Rare Book Monthly

  • <b>19th Century Shop:</b> Charles Darwin on sexuality and the transmission of hereditary characteristics: Autograph Letter Signed to Lawson Tait. Down, 17 January [1877].
    <b>19th Century Shop:</b> MILTON, JOHN. <i>Paradise Lost. A Poem written in ten books.</i> London: 1667. A very rare example with the contemporary binding untouched and with a 1667 title page.
    <b>19th Century Shop:</b> Hamilton secures the ratification of the Constitution: <i>The Debates and Proceedings of the Convention of the State of New-York, assembled at Poughkeespsie, on the 17th June, 1788.</i>
    <b>19th Century Shop:</b> The social contract “Man is born free, and everywhere he is in chains”: ROUSSEAU, JEAN-JACQUES. <i>Principes du Droit Politique [Du Contract Social]</i>. Amsterdam: Michel Rey, 1762
    <b>19th Century Shop:</b> “The first English textbook on geometrical land-measurement and surveying”: BENESE, RICHARD. <i>This Boke Sheweth the Maner of Measurynge All Maner of Lande…</i>
  • <b>Swann Auction Galleries Mar 8:<br>Early Printed, Medical, Scientific & Travel Books</b>
    <b>Swann Auction Galleries Mar 8:</b> Caius Julius Hyginus, <i>Poeticon Astronomicon,</i> first illustrated edition, Venice, 1482. $15,000 to $20,000.
    <b>Swann Auction Galleries Mar 8:</b> Giovanni Botero, <i>Le Relationi Universali... divise in Sette Parti</i>, Venice, 1618. $3,000 to $5,000.
    <b>Swann Auction Galleries Mar 8:</b> <i>L'Escole des Filles</i>, likely third edition of the first work of pornographic fiction in French, 1676. $8,000 to $12,000.
    <b>Swann Auction Galleries Mar 8:<br>Early Printed, Medical, Scientific & Travel Books</b>
    <b>Swann Auction Galleries Mar 8:</b> Illuminated Book of Hours in Latin on vellum, Flanders, early 16th century. $6,000 to $9,000.
    <b>Swann Auction Galleries Mar 8:</b> Johannes Regiomontanus, <i>Calendarium,</i> Venice, 1485. $8,000 to $12,000.
    <b>Swann Auction Galleries Mar 8:</b> Pedro de Medina, <i>Libro d[e] gra[n]dezas y cosas memorables de España,</i> Alcalá de Henares, 1566. $3,000 to $5,000.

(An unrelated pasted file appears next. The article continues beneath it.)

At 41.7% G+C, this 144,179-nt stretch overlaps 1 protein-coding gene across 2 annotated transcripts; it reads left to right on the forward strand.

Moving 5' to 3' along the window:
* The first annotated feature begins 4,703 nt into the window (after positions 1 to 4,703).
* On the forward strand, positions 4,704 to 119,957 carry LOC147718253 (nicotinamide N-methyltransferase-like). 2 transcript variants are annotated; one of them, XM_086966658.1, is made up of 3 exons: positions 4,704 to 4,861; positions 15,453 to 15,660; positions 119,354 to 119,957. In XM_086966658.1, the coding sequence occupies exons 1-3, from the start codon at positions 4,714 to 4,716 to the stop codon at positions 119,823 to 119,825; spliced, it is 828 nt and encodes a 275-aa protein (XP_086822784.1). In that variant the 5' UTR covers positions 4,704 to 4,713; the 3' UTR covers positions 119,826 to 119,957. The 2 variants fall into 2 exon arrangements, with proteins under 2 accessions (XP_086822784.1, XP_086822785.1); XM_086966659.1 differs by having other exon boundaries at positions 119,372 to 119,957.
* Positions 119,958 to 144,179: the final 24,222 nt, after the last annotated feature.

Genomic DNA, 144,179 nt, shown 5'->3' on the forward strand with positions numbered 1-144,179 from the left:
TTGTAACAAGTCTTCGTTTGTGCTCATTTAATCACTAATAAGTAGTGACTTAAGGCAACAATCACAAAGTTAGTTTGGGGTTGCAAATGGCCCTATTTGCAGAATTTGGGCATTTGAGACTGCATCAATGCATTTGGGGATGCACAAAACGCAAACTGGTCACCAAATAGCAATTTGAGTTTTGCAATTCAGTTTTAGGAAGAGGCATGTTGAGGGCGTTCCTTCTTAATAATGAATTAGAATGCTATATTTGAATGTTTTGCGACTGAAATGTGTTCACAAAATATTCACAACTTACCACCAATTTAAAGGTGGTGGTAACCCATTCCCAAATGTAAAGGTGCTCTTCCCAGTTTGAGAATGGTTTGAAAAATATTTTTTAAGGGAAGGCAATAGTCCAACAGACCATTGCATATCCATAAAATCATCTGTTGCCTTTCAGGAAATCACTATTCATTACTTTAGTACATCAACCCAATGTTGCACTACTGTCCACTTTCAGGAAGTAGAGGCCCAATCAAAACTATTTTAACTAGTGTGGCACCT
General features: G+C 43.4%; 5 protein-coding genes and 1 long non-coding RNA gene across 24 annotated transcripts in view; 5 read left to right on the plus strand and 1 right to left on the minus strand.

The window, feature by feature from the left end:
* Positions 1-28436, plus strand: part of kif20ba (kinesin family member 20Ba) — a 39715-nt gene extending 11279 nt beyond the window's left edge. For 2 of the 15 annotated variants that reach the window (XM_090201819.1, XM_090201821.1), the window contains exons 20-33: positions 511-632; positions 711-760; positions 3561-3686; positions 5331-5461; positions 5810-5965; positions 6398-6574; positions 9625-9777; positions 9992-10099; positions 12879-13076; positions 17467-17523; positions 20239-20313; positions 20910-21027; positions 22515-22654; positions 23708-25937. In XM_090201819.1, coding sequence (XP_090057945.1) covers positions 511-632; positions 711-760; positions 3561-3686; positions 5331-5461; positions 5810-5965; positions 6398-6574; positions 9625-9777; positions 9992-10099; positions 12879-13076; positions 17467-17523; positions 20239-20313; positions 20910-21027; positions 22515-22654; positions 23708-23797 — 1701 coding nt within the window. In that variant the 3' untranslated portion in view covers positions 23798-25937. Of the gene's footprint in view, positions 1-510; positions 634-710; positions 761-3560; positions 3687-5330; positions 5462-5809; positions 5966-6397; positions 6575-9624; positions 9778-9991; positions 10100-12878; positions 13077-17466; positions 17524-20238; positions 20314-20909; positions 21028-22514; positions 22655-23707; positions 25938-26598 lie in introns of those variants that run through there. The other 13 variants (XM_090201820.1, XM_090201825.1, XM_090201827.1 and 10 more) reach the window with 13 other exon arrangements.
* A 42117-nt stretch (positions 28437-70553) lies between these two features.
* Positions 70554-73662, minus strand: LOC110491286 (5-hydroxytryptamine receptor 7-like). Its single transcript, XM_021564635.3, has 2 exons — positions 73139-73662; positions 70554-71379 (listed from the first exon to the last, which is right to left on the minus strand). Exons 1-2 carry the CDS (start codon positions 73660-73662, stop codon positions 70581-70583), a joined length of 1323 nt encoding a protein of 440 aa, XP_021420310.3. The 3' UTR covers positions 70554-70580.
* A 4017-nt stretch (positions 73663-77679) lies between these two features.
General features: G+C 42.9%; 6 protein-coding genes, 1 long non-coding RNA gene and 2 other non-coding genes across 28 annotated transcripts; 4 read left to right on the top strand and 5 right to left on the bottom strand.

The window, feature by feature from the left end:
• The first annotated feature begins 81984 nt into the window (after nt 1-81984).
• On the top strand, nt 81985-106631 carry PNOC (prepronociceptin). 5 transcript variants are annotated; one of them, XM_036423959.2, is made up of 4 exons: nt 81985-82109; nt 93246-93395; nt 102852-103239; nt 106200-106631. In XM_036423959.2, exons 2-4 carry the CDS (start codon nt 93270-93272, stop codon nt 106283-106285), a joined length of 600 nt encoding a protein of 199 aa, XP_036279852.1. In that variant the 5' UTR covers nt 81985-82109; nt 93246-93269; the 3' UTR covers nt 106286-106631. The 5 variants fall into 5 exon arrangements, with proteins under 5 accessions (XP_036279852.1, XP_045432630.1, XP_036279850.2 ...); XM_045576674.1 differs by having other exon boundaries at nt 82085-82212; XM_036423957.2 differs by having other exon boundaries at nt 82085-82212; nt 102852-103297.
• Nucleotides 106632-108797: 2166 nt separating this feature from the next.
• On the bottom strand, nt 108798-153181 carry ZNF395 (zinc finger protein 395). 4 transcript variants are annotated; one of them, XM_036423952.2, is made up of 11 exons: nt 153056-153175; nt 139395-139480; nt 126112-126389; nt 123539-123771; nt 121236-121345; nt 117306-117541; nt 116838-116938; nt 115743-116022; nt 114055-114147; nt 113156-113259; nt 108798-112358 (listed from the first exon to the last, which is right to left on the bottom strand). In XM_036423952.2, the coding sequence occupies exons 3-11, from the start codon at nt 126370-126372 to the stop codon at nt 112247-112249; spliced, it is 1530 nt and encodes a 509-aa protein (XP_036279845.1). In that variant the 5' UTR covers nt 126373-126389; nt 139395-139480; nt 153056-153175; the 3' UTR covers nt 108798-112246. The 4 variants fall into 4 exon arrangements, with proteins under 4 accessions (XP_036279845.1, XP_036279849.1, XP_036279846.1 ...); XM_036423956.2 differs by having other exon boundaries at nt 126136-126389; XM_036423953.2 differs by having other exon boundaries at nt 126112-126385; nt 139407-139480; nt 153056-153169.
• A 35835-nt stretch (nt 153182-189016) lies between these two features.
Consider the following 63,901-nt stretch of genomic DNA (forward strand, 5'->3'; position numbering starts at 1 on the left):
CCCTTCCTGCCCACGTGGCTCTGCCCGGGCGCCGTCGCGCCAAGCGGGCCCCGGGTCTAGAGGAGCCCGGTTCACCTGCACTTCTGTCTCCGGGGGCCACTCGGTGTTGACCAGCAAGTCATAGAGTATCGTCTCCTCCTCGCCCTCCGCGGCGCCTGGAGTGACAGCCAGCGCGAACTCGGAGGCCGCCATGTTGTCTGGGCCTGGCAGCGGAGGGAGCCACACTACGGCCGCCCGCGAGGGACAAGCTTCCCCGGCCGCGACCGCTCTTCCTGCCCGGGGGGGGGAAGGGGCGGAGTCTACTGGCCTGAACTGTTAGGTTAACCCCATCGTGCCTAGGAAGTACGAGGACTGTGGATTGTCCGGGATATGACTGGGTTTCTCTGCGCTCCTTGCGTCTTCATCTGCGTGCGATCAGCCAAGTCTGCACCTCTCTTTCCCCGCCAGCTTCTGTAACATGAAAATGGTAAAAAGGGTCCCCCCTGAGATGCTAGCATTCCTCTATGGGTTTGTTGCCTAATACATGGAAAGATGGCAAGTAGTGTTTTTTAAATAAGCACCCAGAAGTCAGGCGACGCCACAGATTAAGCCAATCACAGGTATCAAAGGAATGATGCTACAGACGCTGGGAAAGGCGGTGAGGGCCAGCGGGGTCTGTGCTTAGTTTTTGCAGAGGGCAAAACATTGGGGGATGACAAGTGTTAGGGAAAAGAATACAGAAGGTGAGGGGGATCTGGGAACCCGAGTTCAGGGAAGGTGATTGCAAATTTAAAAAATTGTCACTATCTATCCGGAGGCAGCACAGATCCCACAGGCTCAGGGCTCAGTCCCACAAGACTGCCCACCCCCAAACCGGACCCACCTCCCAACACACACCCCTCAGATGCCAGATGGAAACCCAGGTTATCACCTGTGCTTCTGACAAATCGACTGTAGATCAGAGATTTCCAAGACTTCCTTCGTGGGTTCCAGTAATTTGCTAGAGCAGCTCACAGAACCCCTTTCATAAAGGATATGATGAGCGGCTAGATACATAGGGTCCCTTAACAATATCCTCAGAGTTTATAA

<b>Swann Auction Galleries Mar 8:<br>Early Printed, Medical, Scientific & Travel Books</b>
    <b>Swann Auction Galleries Mar 8:</b><br>Luis de Lucena, <i>Arte de Ajedres,</i> Salamanca, circa 1496-97. $10,000 to $15,000.
    <b>Swann Auction Galleries Mar 8:</b> Andrés Serrano, <i>Los Siete Principes de los Ángeles, válidos de Rey del Cielo,</i> Spain, 1707. $800 to $1,200.
    <b>Swann Auction Galleries Mar 8:</b> Johannes de Sacrobosco, <i>Sphaera mundi,</i> first illustrated edition, Venice, 1478. $15,000 to $20,000.
  • <b>Bonhams, Feb. 11:</b> A Rare 3-rotor German Enigma I Enciphering Machine. $70,000 to $90,000
    <b>Bonhams, Feb. 11:</b> Important collection of correspondence between Werner Heisenberg and Bruno Rossi. $40,000 to $60,000
    <b>Bonhams, Feb. 11:</b> Walt Whitman Autograph manuscript containing his thoughts on death. $20,000 to $30,000
    <b>Bonhams, Feb. 11:</b> David Roberts. <i>Holy Land</i>. Six volumes. 1842-1849. First edition. $15,000 to $25,000
    <b>Bonhams, Feb. 11:</b> Extensive collection of Ray Bradbury's primary works, most signed or inscribed. $15,000 to $20,000
    <b>Bonhams, Feb. 11:</b> Peter Force. Declaration of Independence. $12,000 to $18,000
    <b>Bonhams, Feb. 11:</b> Steinbeck. <i>Grapes of Wrath</i>. A fine copy of the first edition. $10,000 to $15,000
    <b>Bonhams, Feb. 11:</b> Lewis & Clark. <i>Travels to the Source of the Missouri River</i>... First English edition, extra-illustrated. 1814. $10,000 to 15,000
    <b>Bonhams, Feb. 11:</b> Manuscript document signed by Nuno de Guzman relating to Hernan Cortes, 1528. $8,000 to $12,000
    <b>Bonhams, Feb. 11:</b> “Nos los inquisidores..." The first book in English printed West of the Mississippi. [1787]. $5,000 to $8,000.